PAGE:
Access

You are not currently logged in.

Access your personal account or get JSTOR access through your library or other institution:

login

Log in to your personal account or through your institution.

If You Use a Screen Reader

This content is available through Read Online (Free) program, which relies on page scans. Since scans are not currently available to screen readers, please contact JSTOR User Support for access. We'll provide a PDF copy for your screen reader.

Patterns of Multiple Paternity in Populations of Raphanus sativus

Norman C. Ellstrand and Diane L. Marshall
Evolution
Vol. 40, No. 4 (Jul., 1986), pp. 837-842
DOI: 10.2307/2408468
Stable URL: http://www.jstor.org/stable/2408468
Page Count: 6
  • Read Online (Free)
  • Download ($4.00)
  • Subscribe ($19.50)
  • Cite this Item
Since scans are not currently available to screen readers, please contact JSTOR User Support for access. We'll provide a PDF copy for your screen reader.
Patterns of Multiple Paternity in Populations of Raphanus sativus
Preview not available

Abstract

Although multiple paternity has been documented for a large number of species, detailed studies of variation in multiple paternity among broods, individuals, and populations are lacking. We measured the extent of multiple paternity in the multi-seeded fruits of wild radish, Raphanus sativus, from three natural populations in southern California. Every parent sampled produced one or more multiply sired fruits, and, in most plants, over half the fruits analyzed proved to be multiply sired. In all, 75% of the 388 multi-seeded fruits analyzed showed multiple paternity. Among these fruits, the minimum number of paternal donors ranged from one to four, with a mode of two paternal parents. The fraction of multiply sired fruits varied from 68-85% among populations and from 40-100% among plants. Plants were heterogeneous for multiple paternity in the 1984 population. A significant positive correlation between multiple paternity and number of fruits per plant suggests that plants preferentially abort single sired fruits. The total number of mates that could be detected for entire plants ranged from 3-14 with a mode of seven. Multiple paternity is likely to be important in other species producing multi-seeded fruits.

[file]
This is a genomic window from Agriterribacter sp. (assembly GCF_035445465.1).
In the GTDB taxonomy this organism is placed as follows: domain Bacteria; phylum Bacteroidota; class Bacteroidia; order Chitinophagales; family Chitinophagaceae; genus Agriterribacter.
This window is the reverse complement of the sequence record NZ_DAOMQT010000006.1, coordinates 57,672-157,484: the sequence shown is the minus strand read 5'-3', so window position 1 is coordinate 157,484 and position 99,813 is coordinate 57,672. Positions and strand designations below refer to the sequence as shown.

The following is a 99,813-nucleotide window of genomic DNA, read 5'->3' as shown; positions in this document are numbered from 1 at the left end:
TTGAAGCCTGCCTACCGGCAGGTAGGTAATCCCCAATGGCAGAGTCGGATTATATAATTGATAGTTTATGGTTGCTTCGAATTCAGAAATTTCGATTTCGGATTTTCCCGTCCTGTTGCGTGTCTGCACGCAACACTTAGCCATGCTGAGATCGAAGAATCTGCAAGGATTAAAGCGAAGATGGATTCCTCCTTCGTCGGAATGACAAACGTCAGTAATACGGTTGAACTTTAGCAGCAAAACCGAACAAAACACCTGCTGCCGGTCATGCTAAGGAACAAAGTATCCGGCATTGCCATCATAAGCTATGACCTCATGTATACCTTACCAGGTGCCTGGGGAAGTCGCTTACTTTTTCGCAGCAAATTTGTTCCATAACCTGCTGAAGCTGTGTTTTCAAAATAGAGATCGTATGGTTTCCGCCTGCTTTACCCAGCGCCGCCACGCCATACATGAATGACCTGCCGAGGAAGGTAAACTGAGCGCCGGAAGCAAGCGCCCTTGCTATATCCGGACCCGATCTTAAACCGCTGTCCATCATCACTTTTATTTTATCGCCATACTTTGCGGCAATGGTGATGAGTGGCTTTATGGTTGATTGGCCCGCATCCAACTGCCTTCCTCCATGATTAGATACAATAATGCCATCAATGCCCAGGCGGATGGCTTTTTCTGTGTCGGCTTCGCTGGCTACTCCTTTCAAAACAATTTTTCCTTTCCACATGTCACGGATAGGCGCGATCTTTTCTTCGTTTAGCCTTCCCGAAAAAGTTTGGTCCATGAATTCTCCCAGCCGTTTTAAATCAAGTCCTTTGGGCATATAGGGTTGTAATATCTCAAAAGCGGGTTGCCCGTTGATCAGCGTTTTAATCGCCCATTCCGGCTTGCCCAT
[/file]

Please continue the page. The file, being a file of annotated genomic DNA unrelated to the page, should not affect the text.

Page Thumbnails

  • Thumbnail: Page 
837
    837
  • Thumbnail: Page 
838
    838
  • Thumbnail: Page 
839
    839
  • Thumbnail: Page 
840
    840
  • Thumbnail: Page 
841
    841
  • Thumbnail: Page 
842
    842